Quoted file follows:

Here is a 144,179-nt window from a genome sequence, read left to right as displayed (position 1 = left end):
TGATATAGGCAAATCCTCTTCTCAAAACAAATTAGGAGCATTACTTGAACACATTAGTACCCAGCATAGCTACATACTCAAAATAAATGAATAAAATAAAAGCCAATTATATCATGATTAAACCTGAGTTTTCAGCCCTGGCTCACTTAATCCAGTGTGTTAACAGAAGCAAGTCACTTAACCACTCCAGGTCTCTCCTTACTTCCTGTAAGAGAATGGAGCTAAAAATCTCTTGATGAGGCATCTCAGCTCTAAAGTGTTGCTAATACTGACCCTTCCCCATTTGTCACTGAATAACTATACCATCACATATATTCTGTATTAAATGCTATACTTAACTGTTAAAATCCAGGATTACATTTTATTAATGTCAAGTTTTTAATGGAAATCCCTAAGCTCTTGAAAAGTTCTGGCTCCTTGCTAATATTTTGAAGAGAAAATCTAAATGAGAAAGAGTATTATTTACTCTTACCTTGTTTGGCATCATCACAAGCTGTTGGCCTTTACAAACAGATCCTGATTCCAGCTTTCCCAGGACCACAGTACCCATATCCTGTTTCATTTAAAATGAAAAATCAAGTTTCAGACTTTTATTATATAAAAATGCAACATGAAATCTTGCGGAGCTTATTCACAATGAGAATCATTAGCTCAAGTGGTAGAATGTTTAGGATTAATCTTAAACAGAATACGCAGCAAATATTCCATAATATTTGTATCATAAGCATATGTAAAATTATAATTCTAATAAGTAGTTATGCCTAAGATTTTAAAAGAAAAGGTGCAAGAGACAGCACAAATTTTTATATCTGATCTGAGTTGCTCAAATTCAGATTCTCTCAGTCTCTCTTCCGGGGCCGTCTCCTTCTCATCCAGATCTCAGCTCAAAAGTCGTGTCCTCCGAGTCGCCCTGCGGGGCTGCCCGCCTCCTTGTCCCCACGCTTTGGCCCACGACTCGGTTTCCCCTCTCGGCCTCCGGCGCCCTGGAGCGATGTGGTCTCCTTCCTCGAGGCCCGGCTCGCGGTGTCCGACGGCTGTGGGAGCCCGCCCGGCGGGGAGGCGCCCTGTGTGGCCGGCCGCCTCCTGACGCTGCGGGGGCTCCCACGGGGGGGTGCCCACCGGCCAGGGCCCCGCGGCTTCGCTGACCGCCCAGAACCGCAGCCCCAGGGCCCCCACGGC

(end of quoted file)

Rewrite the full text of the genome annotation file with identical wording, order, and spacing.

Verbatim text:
Here is a 144,179-nt window from a genome sequence, read left to right as displayed (position 1 = left end):
TGATATAGGCAAATCCTCTTCTCAAAACAAATTAGGAGCATTACTTGAACACATTAGTACCCAGCATAGCTACATACTCAAAATAAATGAATAAAATAAAAGCCAATTATATCATGATTAAACCTGAGTTTTCAGCCCTGGCTCACTTAATCCAGTGTGTTAACAGAAGCAAGTCACTTAACCACTCCAGGTCTCTCCTTACTTCCTGTAAGAGAATGGAGCTAAAAATCTCTTGATGAGGCATCTCAGCTCTAAAGTGTTGCTAATACTGACCCTTCCCCATTTGTCACTGAATAACTATACCATCACATATATTCTGTATTAAATGCTATACTTAACTGTTAAAATCCAGGATTACATTTTATTAATGTCAAGTTTTTAATGGAAATCCCTAAGCTCTTGAAAAGTTCTGGCTCCTTGCTAATATTTTGAAGAGAAAATCTAAATGAGAAAGAGTATTATTTACTCTTACCTTGTTTGGCATCATCACAAGCTGTTGGCCTTTACAAACAGATCCTGATTCCAGCTTTCCCAGGACCACAGTACCCATATCCTGTTTCATTTAAAATGAAAAATCAAGTTTCAGACTTTTATTATATAAAAATGCAACATGAAATCTTGCGGAGCTTATTCACAATGAGAATCATTAGCTCAAGTGGTAGAATGTTTAGGATTAATCTTAAACAGAATACGCAGCAAATATTCCATAATATTTGTATCATAAGCATATGTAAAATTATAATTCTAATAAGTAGTTATGCCTAAGATTTTAAAAGAAAAGGTGCAAGAGACAGCACAAATTTTTATATCTGATCTGAGTTGCTCAAATTCAGATTCTCTCAGTCTCTCTTCCGGGGCCGTCTCCTTCTCATCCAGATCTCAGCTCAAAAGTCGTGTCCTCCGAGTCGCCCTGCGGGGCTGCCCGCCTCCTTGTCCCCACGCTTTGGCCCACGACTCGGTTTCCCCTCTCGGCCTCCGGCGCCCTGGAGCGATGTGGTCTCCTTCCTCGAGGCCCGGCTCGCGGTGTCCGACGGCTGTGGGAGCCCGCCCGGCGGGGAGGCGCCCTGTGTGGCCGGCCGCCTCCTGACGCTGCGGGGGCTCCCACGGGGGGGTGCCCACCGGCCAGGGCCCCGCGGCTTCGCTGACCGCCCAGAACCGCAGCCCCAGGGCCCCCACGGC